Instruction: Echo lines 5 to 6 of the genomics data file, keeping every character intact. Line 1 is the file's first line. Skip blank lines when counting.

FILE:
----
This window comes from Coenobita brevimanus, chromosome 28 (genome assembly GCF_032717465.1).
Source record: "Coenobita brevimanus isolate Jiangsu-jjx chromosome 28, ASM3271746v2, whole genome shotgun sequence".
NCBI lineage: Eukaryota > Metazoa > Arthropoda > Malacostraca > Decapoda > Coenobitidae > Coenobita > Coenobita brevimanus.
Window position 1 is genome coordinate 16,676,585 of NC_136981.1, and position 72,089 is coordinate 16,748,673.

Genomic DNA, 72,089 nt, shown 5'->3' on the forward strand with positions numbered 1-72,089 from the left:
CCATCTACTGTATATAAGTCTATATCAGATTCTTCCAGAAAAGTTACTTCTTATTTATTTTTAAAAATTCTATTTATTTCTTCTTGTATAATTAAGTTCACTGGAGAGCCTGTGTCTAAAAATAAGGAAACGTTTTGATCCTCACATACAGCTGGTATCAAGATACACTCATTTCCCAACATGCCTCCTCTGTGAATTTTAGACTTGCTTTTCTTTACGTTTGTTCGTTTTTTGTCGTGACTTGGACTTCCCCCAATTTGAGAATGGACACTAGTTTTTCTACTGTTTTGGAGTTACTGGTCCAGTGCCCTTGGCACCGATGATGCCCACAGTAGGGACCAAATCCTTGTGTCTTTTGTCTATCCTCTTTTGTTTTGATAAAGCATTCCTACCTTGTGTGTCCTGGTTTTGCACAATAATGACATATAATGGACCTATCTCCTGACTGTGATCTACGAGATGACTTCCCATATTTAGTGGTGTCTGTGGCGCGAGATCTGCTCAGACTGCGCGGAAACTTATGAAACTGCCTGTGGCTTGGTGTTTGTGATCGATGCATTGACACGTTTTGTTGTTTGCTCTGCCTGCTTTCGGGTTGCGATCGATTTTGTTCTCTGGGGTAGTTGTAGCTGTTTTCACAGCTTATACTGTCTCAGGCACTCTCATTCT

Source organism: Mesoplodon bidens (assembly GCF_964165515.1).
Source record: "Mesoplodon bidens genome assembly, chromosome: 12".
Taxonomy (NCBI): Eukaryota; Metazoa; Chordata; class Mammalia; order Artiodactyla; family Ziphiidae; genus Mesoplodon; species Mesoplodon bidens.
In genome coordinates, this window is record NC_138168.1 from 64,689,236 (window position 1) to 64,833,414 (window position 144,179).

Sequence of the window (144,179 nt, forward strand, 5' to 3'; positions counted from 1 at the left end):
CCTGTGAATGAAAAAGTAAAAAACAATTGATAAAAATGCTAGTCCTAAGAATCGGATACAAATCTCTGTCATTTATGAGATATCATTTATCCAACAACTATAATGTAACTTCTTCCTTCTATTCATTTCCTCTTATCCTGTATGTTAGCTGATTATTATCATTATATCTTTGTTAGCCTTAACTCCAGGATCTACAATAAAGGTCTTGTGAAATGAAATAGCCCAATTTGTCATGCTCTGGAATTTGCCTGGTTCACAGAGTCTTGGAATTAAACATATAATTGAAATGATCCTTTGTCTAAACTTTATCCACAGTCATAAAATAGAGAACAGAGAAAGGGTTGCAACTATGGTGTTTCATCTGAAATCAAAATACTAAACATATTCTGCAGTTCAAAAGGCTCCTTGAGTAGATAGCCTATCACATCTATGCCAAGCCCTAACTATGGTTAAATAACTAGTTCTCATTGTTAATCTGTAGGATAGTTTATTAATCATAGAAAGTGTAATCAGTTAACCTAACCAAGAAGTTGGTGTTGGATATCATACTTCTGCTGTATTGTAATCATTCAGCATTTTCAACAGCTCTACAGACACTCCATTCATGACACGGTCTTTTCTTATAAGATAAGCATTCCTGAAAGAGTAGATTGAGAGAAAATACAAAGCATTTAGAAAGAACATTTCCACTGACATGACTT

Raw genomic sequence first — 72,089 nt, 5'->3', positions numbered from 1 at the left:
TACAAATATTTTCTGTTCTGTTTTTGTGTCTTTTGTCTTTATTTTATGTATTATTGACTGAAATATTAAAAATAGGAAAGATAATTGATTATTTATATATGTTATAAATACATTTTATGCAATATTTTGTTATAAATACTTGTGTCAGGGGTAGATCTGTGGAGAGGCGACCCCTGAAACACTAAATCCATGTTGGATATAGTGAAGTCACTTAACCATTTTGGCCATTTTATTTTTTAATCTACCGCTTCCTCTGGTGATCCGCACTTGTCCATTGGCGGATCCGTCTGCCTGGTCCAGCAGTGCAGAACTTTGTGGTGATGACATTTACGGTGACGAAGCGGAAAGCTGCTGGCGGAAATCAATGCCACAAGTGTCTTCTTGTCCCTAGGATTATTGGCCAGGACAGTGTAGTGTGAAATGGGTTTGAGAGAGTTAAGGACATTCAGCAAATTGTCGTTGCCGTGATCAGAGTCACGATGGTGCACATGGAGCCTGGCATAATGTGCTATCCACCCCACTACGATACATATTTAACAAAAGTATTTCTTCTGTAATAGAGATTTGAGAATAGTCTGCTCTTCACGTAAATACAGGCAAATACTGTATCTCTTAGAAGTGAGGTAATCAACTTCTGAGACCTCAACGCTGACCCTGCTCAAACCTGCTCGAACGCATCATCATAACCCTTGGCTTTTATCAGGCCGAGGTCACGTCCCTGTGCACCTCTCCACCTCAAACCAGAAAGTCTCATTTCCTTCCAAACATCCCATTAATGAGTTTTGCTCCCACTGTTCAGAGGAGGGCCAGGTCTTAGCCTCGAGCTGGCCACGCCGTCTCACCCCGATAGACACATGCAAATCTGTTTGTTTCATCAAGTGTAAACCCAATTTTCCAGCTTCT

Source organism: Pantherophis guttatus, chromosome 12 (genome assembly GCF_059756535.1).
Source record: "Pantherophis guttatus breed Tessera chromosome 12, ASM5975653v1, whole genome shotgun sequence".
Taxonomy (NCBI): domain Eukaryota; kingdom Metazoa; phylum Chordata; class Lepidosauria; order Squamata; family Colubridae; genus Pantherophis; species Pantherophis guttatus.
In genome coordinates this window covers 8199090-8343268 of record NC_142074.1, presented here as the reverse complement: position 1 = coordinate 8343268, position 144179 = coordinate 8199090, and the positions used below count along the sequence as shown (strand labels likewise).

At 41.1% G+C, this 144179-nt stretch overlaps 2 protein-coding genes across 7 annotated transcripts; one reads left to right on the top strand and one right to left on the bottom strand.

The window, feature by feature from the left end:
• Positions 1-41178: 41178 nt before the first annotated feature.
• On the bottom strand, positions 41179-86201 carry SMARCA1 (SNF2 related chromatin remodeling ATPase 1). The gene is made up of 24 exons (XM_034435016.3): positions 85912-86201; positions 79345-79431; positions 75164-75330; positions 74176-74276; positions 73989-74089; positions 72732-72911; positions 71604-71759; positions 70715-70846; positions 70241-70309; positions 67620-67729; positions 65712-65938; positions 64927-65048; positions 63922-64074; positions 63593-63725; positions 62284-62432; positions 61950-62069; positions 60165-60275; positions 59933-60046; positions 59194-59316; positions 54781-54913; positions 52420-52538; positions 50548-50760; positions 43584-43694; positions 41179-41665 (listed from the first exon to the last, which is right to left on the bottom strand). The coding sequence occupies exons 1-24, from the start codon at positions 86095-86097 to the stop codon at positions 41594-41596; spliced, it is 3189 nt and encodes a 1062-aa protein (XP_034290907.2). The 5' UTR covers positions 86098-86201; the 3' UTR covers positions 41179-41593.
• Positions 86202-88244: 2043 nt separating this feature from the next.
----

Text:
Genomic DNA, 72,089 nt, shown 5'->3' on the forward strand with positions numbered 1-72,089 from the left:
CCATCTACTGTATATAAGTCTATATCAGATTCTTCCAGAAAAGTTACTTCTTATTTATTTTTAAAAATTCTATTTATTTCTTCTTGTATAATTAAGTTCACTGGAGAGCCTGTGTCTAAAAATAAGGAAACGTTTTGATCCTCACATACAGCTGGTATCAAGATACACTCATTTCCCAACATGCCTCCTCTGTGAATTTTAGACTTGCTTTTCTTTACGTTTGTTCGTTTTTTGTCGTGACTTGGACTTCCCCCAATTTGAGAATGGACACTAGTTTTTCTACTGTTTTGGAGTTACTGGTCCAGTGCCCTTGGCACCGATGATGCCCACAGTAGGGACCAAATCCTTGTGTCTTTTGTCTATCCTCTTTTGTTTTGATAAAGCATTCCTACCTTGTGTGTCCTGGTTTTGCACAATAATGACATATAATGGACCTATCTCCTGACTGTGATCTACGAGATGACTTCCCATATTTAGTGGTGTCTGTGGCGCGAGATCTGCTCAGACTGCGCGGAAACTTATGAAACTGCCTGTGGCTTGGTGTTTGTGATCGATGCATTGACACGTTTTGTTGTTTGCTCTGCCTGCTTTCGGGTTGCGATCGATTTTGTTCTCTGGGGTAGTTGTAGCTGTTTTCACAGCTTATACTGTCTCAGGCACTCTCATTCT